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Tiramisu Cake

This past weekend, one of our friends came in to visit after a 5 year abscence. It was great seeing him and going out around town, but it was also his birthday and I wanted to mark the occasion. I was still browsing through Dorie Greenspan’s book when I noticed a recipe that really caught my eye: Tiramisu Cake. I love mascarpone and my dad loves tiramisu, so it struck me as a winner. We had decided to grill some steaks, roast potatoes and vegetables and I was afraid that it would be too heavy. On the contrary, it was light and creamy, not too rich but definetely decadent! I am amazed that everything that I have made so far has came out so light.

For the cake:
2 cups cake flour
2 tsp. baking powder
1/8 tesp. baking soda
1/4 tsp. salt
1 1/4 sticks butter at room temp.
1 cup sugar
3 large eggs
1 large egg yolk
1 1/2 tsp. vanilla extract
3/4 cup buttermilk

Sift together flour, baking powder, baking soda, salt.
In a mixer, cream the butter and sugar. Add the eggs one a time, plus yolk, beating well after each addition. Reduce the mixer speed and alternatively add the flour mixture and the buttermilk. Begin and end with the dry ingredients. Pour into 2 greased 9 inch baking pans, and bake at 350 for 30 minutes.

For the espresso syrup: mix together 1/2 cup water and 1/3 cup sugar in a saucepan and heat just to a boil. Remove from heat and add 1 Tb. coffee liqueur.

For the filling and frosting:
8 oz. mascarpone
1/2 cup powdered sugar
1 1/2 tsp. vanilla
1 Tb. coffee liqueur
1 cup cold heavy cream
2 1/2 oz. bittersweet chocolate, finely chopped

Cream together the mascarpone, sugar vanilla and liqueur in a large mixing bowl, until smooth.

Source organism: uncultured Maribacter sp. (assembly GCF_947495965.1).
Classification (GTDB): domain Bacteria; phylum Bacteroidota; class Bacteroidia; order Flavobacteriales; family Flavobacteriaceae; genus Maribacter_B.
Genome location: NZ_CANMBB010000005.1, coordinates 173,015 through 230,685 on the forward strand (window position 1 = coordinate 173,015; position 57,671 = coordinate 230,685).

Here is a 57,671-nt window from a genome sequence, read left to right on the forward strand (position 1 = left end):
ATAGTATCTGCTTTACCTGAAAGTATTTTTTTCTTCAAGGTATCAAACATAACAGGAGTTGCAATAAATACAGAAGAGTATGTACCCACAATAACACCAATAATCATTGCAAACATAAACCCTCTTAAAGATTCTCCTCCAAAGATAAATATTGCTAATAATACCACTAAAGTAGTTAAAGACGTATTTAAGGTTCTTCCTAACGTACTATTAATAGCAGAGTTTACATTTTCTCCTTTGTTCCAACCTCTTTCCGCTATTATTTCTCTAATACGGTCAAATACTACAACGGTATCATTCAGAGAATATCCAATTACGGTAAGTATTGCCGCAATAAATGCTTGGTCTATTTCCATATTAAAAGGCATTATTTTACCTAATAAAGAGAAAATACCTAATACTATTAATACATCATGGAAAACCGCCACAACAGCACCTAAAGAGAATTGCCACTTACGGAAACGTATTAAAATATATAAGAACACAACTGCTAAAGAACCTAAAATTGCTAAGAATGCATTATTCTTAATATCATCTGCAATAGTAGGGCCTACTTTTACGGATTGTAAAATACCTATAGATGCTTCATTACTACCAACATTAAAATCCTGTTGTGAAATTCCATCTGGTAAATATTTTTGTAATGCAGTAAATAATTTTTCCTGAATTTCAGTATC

In a separate bowl, whip the heavy cream to firm peaks. With a light touch, fold the cream into the mascarpone mixture.

To assemble the cake: Remove the crowns of the cakes to make them flat (sorry Sam), place one cake on a plate and soak the layer with the espresso syrup. Smooth some of the mascarpone cream over, gently press the chopped chocolate on top of it. Top it with the other cake, pour the remaining of the espresso syrup.

For the frosting, dissolve 1 tsp. espresso powder and 1 tsp hot water and add to the remaining mascarpone and spread over the side and top of the cake.
Decorate with dusted cocoa powder if wanted.

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Anonymous October 5, 2006 um 2:20 am

Oh that is just beautiful! What a wonderful way to celebrate a birthday!

Mercotte October 5, 2006 um 2:51 am

c’est superbe et ça change en plus si tu dis que c’est léger…à tenter bien sûr!

Monisha October 5, 2006 um 3:01 am

Hi Helene –
That is great cake to celebrate a special occasion! Tiramisu but in a cake of both worlds !

Anonymous October 5, 2006 um 3:18 am

absolutely gorgeous! I just emailed this to my sister as a hint, hehehe 😉

Anonymous October 5, 2006 um 5:13 am

juste une petite "lichette" c’est serait parfait!

Anonymous October 5, 2006 um 12:54 pm

How awesome is Dorie’s book? I love it!!

wheresmymind October 5, 2006 um 3:41 pm

I was pondering making Tiramisu just yesterday

Anonymous October 5, 2006 um 10:00 pm

I love tiramisu…I can’t wait to make this…when I am off my diet 🙂

Anonymous October 10, 2006 um 10:09 am

Lis-tu dans mes pensées Helene? 😉
Absolument fait pour moa…

Anonymous November 26, 2006 um 9:31 am

Made this a s a surprise cake for a tiramisu lover. Doubled the quantities and used real espresso and rum for the syrup. outstanding – people have been ringing all day to congratulate the cake,- thankyou

Anonymous August 6, 2008 um 3:00 pm

Dear Helen,
you didn’t mention whether the cake should be served as soon as it’s assembled or later. I made it one day before my partner’s birthday and left it in the fridge. It was nice and everybody loved it but i thought it was too dry. And the frosting tasted much better just after it was made. So i guess this cake is best eaten fresh.. Yet i am certain i will make it again!

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